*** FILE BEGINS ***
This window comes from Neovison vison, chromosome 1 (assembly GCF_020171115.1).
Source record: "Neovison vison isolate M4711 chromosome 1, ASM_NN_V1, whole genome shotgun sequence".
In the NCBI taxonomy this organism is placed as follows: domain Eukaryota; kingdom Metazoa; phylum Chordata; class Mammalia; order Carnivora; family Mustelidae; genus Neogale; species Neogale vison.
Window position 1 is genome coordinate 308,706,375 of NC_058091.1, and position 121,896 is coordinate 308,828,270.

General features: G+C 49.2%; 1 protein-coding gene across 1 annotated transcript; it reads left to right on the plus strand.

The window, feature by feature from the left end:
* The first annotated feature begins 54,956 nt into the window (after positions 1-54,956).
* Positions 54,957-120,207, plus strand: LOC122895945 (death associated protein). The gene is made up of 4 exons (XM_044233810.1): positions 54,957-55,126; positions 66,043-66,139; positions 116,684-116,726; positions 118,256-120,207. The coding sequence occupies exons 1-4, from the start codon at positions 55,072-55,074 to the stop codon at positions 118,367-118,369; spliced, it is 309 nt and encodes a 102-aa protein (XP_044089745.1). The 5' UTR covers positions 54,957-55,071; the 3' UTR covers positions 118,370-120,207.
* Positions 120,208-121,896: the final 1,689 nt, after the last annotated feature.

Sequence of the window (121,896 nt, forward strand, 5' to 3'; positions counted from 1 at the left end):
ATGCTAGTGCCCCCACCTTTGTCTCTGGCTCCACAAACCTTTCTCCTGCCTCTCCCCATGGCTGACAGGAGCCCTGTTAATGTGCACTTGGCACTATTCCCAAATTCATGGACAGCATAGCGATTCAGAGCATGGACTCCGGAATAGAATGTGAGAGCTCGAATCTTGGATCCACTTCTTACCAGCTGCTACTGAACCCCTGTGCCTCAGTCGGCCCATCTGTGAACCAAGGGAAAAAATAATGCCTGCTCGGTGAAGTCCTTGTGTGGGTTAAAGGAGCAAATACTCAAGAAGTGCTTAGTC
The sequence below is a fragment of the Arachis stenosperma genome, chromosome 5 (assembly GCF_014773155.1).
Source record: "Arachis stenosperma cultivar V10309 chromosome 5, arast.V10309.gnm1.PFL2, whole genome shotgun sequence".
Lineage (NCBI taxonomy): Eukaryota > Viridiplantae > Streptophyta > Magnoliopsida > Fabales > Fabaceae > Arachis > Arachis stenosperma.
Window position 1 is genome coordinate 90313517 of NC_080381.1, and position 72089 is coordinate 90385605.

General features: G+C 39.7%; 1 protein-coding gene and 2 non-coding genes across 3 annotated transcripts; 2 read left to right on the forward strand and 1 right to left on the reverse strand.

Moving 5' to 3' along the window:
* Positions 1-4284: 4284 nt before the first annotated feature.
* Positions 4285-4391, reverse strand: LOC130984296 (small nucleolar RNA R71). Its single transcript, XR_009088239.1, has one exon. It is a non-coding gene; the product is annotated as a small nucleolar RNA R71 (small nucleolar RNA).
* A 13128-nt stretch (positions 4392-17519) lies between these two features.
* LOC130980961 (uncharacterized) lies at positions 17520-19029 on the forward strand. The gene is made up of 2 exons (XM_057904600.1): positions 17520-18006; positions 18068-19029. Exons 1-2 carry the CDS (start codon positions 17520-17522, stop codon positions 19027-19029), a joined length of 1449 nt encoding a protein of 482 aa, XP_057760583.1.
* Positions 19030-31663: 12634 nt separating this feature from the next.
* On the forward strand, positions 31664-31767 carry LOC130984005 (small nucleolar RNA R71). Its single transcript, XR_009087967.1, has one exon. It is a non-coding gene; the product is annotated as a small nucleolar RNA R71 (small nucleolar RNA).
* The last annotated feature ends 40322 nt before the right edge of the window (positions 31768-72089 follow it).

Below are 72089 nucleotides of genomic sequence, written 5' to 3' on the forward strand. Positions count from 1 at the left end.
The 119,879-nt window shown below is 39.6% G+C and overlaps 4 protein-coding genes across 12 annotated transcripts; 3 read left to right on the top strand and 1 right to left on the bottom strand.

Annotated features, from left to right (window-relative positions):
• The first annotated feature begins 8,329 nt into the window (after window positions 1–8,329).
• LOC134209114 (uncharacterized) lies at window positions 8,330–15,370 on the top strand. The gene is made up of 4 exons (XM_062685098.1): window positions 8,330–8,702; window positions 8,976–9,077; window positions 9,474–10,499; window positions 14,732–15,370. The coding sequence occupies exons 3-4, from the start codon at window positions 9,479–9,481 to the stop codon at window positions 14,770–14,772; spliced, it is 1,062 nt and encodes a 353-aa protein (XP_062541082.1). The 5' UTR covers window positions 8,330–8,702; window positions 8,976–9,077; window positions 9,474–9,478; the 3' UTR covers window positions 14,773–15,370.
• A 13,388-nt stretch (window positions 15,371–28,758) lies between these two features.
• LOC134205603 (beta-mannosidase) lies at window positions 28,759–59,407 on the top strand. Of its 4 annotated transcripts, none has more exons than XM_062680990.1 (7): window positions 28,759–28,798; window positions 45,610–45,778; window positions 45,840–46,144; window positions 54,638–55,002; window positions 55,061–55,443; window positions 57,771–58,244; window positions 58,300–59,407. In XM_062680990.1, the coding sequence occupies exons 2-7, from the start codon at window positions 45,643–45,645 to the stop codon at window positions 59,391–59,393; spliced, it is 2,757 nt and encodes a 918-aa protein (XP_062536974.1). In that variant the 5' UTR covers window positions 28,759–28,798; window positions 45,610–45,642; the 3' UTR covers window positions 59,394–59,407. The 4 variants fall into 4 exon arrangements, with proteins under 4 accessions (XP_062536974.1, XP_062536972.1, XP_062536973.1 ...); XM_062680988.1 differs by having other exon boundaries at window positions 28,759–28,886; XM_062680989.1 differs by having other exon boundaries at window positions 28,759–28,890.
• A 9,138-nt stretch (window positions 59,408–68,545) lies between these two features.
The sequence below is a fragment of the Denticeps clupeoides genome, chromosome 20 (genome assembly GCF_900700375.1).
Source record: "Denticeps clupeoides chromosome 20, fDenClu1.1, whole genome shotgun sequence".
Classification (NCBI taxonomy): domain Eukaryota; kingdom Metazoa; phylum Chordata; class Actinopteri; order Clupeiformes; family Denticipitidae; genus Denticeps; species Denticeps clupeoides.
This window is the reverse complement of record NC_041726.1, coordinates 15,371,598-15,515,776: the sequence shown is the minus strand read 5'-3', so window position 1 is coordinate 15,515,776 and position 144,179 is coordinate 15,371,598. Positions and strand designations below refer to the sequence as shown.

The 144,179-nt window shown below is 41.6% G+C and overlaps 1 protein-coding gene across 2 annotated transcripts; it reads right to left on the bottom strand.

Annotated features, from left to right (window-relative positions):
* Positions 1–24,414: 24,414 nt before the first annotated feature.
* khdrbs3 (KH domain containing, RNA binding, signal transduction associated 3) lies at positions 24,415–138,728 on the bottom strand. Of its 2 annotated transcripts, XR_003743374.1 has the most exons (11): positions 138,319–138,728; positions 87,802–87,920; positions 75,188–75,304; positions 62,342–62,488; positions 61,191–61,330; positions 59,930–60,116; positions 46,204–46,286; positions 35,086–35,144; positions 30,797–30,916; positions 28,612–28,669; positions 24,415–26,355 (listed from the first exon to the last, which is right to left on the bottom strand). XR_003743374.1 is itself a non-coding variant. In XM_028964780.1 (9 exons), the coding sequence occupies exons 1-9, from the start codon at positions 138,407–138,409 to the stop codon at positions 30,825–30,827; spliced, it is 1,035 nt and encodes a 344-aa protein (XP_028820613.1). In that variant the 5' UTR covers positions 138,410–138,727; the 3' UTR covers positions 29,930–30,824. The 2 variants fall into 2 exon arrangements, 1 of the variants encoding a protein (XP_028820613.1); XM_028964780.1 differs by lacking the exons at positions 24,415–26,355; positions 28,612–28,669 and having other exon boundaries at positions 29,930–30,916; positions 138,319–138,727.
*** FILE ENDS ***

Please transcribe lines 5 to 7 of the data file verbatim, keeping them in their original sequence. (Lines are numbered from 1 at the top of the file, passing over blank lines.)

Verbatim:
General features: G+C 49.2%; 1 protein-coding gene across 1 annotated transcript; it reads left to right on the plus strand.

The window, feature by feature from the left end:
* The first annotated feature begins 54,956 nt into the window (after positions 1-54,956).